Treating Obesity Vital for Public Health

Armen Hareyan's picture
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Obesity brings other health problems

Physicians who once treated mainly elderly patients for health problems such as diabetes, heart disease and stroke are seeing increasingly younger patients who have the same ailments.

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A review in the December issue of Mayo Clinic Proceedings focuses on the increasing prevalence of metabolic syndrome, a state characterized by cardiovascular risk factors such as obesity, high blood pressure and abnormal levels of glucose (sugar) and fats in the blood. Authors Lewis Johnson, M.D., and Ruth Weinstock, M.D., Ph.D., of SUNY Upstate Medical University in Syracuse, N.Y., say physicians and public institutions must work in tandem to curb the obesity epidemic.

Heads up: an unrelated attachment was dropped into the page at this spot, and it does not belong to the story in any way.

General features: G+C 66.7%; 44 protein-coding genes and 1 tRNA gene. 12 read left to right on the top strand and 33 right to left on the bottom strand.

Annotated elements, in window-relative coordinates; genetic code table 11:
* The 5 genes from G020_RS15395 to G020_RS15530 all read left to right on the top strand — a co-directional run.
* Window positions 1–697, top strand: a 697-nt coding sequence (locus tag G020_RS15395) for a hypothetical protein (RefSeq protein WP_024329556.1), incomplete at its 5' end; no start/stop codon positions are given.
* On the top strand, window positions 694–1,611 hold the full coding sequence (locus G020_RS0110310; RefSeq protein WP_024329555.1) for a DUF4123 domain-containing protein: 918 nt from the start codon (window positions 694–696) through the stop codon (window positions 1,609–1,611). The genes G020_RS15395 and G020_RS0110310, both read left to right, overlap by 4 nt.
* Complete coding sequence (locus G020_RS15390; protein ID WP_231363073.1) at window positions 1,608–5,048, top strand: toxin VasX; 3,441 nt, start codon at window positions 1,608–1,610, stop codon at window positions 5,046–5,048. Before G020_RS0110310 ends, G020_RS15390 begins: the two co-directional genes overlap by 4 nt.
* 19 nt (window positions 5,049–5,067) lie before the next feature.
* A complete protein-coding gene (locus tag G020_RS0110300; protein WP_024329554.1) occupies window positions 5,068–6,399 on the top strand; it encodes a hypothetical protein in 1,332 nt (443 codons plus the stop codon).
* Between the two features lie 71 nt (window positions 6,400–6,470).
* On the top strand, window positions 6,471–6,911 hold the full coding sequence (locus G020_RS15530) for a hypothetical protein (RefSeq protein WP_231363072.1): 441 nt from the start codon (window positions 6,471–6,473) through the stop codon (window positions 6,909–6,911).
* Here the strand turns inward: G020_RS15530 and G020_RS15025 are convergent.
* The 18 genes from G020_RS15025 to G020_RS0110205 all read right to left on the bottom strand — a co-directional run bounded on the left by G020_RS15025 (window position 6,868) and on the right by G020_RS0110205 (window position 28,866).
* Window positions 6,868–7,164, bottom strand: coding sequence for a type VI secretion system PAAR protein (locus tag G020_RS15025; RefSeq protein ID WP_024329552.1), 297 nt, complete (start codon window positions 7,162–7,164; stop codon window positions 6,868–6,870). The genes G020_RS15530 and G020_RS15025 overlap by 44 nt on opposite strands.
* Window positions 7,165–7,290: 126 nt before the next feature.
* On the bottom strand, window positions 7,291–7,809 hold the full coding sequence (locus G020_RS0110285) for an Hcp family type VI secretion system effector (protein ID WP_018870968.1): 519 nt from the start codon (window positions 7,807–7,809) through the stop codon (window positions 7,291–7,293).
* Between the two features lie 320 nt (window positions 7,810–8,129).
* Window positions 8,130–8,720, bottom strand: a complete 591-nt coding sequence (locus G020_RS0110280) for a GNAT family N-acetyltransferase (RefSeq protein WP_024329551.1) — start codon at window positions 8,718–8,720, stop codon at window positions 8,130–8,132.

"Unfortunately, as the population becomes less active and more obese, we're seeing a rise in this constellation of risk factors for cardiovascular disease," says Dr. Weinstock, chief of Endocrinology, Diabetes and Metabolism at the university. "That's of great concern because of the increased risk for heart attack, stroke and diabetes, and we're seeing this occur in younger and younger individuals."

Cardiovascular disease is the leading cause of death and disability among adults in the United States. The number of U.S. adults who are overweight or obese increased from 47 percent of the adult population in 1976

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